It's worth a visit to London, place that is often called "Buck House", but can be very stressful. Do not wish to see the queen's private pool or garden apartments, and certainly not to meet with Her Majesty. The palace is only open to the public during the summer months, while the Queen was at Balmoral, Castle in Scotland.

Tel: +44 (0)20 7766 7300
Opening Times 

23 July - 03 October 9:45 - 18:30

Adult £17.50
Under 17 £10.00
Under 5 Free
Family £46 (2 adults and 3 under 17s)
Senior/Students (with valid ID) £16.00
Address: Buckingham Palace Road, Westminster, London, SW1A 1AA

Tuesday, March 22, 2011

London Cinemas List

Odeon West End 40 Leicester Square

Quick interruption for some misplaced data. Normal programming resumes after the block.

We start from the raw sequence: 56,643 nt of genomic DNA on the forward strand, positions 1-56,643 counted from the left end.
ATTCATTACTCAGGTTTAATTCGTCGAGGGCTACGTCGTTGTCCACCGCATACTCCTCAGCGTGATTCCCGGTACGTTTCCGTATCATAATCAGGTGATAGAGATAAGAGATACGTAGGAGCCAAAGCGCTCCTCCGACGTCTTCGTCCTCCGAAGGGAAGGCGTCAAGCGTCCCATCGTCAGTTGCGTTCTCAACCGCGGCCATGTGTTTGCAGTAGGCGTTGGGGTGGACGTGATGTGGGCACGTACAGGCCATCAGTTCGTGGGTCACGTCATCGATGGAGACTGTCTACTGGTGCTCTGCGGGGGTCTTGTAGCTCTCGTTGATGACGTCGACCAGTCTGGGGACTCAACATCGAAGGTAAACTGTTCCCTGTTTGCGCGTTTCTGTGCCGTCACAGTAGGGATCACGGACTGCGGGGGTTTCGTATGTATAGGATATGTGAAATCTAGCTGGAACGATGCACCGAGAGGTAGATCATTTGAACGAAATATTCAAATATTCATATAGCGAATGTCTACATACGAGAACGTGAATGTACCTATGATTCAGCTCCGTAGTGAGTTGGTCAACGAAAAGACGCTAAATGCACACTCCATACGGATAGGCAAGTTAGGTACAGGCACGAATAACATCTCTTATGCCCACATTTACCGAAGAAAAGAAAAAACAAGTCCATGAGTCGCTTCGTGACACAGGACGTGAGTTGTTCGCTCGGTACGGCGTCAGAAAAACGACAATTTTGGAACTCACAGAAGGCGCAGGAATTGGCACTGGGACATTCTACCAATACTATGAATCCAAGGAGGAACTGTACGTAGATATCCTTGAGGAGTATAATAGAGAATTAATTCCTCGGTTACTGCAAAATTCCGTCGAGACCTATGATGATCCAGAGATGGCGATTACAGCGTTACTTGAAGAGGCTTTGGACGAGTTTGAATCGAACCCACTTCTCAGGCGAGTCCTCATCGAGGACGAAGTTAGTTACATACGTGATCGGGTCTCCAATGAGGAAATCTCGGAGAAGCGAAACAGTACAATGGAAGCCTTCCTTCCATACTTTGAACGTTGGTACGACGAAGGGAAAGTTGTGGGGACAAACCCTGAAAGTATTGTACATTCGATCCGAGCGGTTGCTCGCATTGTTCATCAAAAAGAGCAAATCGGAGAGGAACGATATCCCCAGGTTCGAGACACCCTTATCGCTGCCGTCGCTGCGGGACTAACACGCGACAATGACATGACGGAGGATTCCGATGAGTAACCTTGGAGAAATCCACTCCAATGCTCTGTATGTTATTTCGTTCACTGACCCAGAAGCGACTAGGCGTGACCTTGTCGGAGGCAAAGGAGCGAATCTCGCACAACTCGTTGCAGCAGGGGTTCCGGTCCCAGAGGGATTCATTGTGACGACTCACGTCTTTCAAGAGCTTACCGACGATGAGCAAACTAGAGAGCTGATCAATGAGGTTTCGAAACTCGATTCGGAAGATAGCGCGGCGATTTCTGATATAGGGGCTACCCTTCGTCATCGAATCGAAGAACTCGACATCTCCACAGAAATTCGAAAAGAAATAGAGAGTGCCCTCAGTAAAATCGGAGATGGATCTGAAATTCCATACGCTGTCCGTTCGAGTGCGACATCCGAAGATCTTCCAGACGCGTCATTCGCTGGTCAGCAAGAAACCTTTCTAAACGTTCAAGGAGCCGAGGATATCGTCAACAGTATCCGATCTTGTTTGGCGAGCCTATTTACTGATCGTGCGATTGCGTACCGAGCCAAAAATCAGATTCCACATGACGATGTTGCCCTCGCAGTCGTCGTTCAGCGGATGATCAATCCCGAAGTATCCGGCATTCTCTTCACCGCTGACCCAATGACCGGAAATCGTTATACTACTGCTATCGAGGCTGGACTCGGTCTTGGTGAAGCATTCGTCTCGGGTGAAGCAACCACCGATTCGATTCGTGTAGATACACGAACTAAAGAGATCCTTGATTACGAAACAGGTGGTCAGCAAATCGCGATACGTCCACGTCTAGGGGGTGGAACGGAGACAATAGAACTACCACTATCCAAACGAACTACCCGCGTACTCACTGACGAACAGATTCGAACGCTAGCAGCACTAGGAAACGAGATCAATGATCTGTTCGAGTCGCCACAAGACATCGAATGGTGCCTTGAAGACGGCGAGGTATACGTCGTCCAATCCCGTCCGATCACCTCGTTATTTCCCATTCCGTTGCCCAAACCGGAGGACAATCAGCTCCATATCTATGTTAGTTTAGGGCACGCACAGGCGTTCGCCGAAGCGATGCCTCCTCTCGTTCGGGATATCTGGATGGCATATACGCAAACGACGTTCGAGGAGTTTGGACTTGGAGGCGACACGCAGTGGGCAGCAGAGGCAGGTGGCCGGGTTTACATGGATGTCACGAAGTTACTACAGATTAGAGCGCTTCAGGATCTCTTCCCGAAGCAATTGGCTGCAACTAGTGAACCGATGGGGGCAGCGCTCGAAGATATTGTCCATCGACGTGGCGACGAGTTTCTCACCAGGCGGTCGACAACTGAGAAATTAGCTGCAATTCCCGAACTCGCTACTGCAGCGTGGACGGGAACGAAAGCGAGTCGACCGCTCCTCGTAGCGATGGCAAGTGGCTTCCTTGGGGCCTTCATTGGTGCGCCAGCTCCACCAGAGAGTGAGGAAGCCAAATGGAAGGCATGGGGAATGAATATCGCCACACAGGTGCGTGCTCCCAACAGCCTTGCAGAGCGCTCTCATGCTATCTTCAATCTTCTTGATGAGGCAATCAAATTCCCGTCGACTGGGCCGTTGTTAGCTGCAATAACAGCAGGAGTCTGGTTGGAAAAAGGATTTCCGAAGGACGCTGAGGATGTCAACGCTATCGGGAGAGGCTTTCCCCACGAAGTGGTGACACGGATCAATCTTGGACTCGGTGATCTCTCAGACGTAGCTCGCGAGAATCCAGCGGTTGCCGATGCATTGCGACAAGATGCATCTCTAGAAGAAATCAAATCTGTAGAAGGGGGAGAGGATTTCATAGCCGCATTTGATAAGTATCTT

London WC2H 7LP
tel: 0870 50 50 007

Prince Charles Cinema
7 Leicester Place
London WC2H 7BY
tel: 020 7494 3654

Screen on Baker Street96-98 Baker Street
London W1U 6TJ
tel: 020 7935 2772

The Empire Cinema
Leicester Square
Covent Garden
London WC2H 7NA
tel:020 7 7348222   

The OTHER Cinema 11 Rupert Street
London W1D 7PR
tel: 020 7437 0757

UGC Shaftesbury Avenue at The Trocadero 13 Coventry Street
London W1D 7DH
tel: 0870 907 0716

UCI Empire Leicester Square
5-6 Leicester Square
London WC2H 7NA
tel: 0870 010 2030

UGC Haymarket63-65 Haymarket
London SW1Y 4RQ
tel: 0870 907 0712

West End Vue
3 Cranbourn Street
London WC2H 7AL
tel: 0871 224 0240

Monday, March 21, 2011

London Club List

SeOne London
41-43 St Thomas St
Tel: 0871 332 5024
Nearest Tube: London Bridge